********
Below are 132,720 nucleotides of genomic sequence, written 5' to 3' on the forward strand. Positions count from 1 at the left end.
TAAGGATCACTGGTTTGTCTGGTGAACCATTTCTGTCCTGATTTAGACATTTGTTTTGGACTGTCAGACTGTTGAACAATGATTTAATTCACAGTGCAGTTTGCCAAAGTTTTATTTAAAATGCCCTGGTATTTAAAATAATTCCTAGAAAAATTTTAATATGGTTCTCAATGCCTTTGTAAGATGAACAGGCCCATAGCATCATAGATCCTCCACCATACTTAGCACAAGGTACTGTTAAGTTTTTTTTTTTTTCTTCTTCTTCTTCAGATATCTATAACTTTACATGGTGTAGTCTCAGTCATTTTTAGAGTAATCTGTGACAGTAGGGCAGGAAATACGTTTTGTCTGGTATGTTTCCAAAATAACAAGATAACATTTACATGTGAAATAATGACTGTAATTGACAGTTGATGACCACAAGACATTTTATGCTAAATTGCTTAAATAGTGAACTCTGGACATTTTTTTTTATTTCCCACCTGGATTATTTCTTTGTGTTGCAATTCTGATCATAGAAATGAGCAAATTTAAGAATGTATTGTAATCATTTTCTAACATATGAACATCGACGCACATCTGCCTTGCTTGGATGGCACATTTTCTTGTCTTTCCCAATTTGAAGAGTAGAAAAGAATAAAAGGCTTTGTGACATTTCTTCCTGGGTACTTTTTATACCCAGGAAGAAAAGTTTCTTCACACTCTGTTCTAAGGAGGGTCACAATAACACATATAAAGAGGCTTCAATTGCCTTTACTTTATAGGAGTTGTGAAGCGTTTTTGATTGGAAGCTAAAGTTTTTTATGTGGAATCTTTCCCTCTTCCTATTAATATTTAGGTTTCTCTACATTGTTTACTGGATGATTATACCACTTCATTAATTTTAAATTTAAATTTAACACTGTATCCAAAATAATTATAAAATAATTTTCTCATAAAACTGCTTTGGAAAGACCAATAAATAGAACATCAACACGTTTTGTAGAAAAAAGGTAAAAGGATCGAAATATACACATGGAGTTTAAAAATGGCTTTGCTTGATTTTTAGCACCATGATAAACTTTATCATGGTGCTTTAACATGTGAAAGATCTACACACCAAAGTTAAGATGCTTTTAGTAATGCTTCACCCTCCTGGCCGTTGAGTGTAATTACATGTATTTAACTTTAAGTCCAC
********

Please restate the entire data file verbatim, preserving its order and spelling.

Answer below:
Below are 132,720 nucleotides of genomic sequence, written 5' to 3' on the forward strand. Positions count from 1 at the left end.
TAAGGATCACTGGTTTGTCTGGTGAACCATTTCTGTCCTGATTTAGACATTTGTTTTGGACTGTCAGACTGTTGAACAATGATTTAATTCACAGTGCAGTTTGCCAAAGTTTTATTTAAAATGCCCTGGTATTTAAAATAATTCCTAGAAAAATTTTAATATGGTTCTCAATGCCTTTGTAAGATGAACAGGCCCATAGCATCATAGATCCTCCACCATACTTAGCACAAGGTACTGTTAAGTTTTTTTTTTTTTCTTCTTCTTCTTCAGATATCTATAACTTTACATGGTGTAGTCTCAGTCATTTTTAGAGTAATCTGTGACAGTAGGGCAGGAAATACGTTTTGTCTGGTATGTTTCCAAAATAACAAGATAACATTTACATGTGAAATAATGACTGTAATTGACAGTTGATGACCACAAGACATTTTATGCTAAATTGCTTAAATAGTGAACTCTGGACATTTTTTTTTATTTCCCACCTGGATTATTTCTTTGTGTTGCAATTCTGATCATAGAAATGAGCAAATTTAAGAATGTATTGTAATCATTTTCTAACATATGAACATCGACGCACATCTGCCTTGCTTGGATGGCACATTTTCTTGTCTTTCCCAATTTGAAGAGTAGAAAAGAATAAAAGGCTTTGTGACATTTCTTCCTGGGTACTTTTTATACCCAGGAAGAAAAGTTTCTTCACACTCTGTTCTAAGGAGGGTCACAATAACACATATAAAGAGGCTTCAATTGCCTTTACTTTATAGGAGTTGTGAAGCGTTTTTGATTGGAAGCTAAAGTTTTTTATGTGGAATCTTTCCCTCTTCCTATTAATATTTAGGTTTCTCTACATTGTTTACTGGATGATTATACCACTTCATTAATTTTAAATTTAAATTTAACACTGTATCCAAAATAATTATAAAATAATTTTCTCATAAAACTGCTTTGGAAAGACCAATAAATAGAACATCAACACGTTTTGTAGAAAAAAGGTAAAAGGATCGAAATATACACATGGAGTTTAAAAATGGCTTTGCTTGATTTTTAGCACCATGATAAACTTTATCATGGTGCTTTAACATGTGAAAGATCTACACACCAAAGTTAAGATGCTTTTAGTAATGCTTCACCCTCCTGGCCGTTGAGTGTAATTACATGTATTTAACTTTAAGTCCAC